“In our culture, it can feel sometimes as though we’ve reduced grace to just some transaction between us and God,” he says. “But grace is much more than that. It’s the air we breathe — it’s by God’s grace that we awoke at all this morning. And sometimes, like with Paul in 2 Corinthians 12, grace is a thorn.”
“If I can’t see the light through the pain, tell me how a thorn could ever be grace…”
–from HEART, “Strong”
“Strong,” written by Elias and Eric over Skype with Elias at a show and Eric at home, grew from a place of vulnerability and not knowing in the middle of Eric’s battle with cancer. “I wasn’t really in a place to write anything,” Eric says. “Emotionally, I felt like a child who had been let down by his parents for the first time… I just couldn’t see [my illness] as a blessing. I couldn’t connect with God. To confront that stuff and write ‘I am strong in my weakness,’ was really difficult because I couldn’t deny how I really felt…”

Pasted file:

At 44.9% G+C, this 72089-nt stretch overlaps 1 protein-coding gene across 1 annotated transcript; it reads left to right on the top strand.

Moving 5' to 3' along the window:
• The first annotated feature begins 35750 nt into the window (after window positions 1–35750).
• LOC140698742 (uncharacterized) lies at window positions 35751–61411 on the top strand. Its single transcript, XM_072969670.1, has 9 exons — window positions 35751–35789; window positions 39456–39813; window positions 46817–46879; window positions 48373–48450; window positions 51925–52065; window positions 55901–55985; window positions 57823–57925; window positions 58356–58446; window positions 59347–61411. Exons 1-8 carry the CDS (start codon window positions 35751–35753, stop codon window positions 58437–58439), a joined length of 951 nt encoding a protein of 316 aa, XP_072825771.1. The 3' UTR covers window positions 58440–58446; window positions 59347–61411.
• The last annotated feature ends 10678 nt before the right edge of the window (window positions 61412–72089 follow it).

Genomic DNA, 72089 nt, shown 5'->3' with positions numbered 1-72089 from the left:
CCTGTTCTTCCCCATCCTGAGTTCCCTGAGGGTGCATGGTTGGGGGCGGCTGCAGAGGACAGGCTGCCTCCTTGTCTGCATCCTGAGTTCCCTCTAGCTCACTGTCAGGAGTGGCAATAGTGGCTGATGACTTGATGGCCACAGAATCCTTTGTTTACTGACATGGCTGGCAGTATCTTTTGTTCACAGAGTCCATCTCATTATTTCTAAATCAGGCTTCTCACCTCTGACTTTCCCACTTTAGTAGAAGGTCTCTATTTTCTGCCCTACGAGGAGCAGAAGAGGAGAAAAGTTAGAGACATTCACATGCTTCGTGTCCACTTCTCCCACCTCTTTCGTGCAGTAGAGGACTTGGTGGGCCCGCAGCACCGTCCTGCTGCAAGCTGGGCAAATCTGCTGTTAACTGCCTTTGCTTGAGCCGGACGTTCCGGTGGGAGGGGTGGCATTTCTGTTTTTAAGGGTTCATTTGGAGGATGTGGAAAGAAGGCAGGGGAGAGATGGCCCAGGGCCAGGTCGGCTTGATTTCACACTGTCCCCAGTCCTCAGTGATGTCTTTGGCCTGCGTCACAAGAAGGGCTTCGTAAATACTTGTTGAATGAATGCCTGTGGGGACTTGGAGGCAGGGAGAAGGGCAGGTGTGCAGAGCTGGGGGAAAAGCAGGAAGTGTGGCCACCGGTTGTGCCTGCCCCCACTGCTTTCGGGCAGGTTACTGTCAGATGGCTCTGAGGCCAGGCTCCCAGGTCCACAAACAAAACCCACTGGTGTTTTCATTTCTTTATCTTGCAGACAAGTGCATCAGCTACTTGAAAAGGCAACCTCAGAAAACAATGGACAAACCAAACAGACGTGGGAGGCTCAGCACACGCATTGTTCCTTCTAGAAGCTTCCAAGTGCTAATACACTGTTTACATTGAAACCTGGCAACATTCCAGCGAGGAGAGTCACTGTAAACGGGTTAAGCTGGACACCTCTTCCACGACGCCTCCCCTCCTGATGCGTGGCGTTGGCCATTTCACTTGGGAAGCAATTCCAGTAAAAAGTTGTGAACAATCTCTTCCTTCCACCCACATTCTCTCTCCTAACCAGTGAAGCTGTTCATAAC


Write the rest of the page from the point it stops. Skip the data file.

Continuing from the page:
Near the one-year anniversary of the stem cell transplant that saved his life, Eric’s cancer is in remission. He talks openly of the faith of his family and friends who, like the four friends in Luke 5 who lower their paralyzed brother through the roof to be healed by Jesus—their faith carried him when he didn’t have it in him to believe. “That’s what got me through, had no faith of my own, [when I] couldn’t process that on my own. The raw faith of my family, the guys in the band, my sister, my wife and her family… I had to rely on the faith of others…” Now, being on the other side of it, he says, “my emotions line up with what I believe. God really has been there the whole time, using this for the good. It’s a clear picture of God’s people coming together, working together… a profound experience.”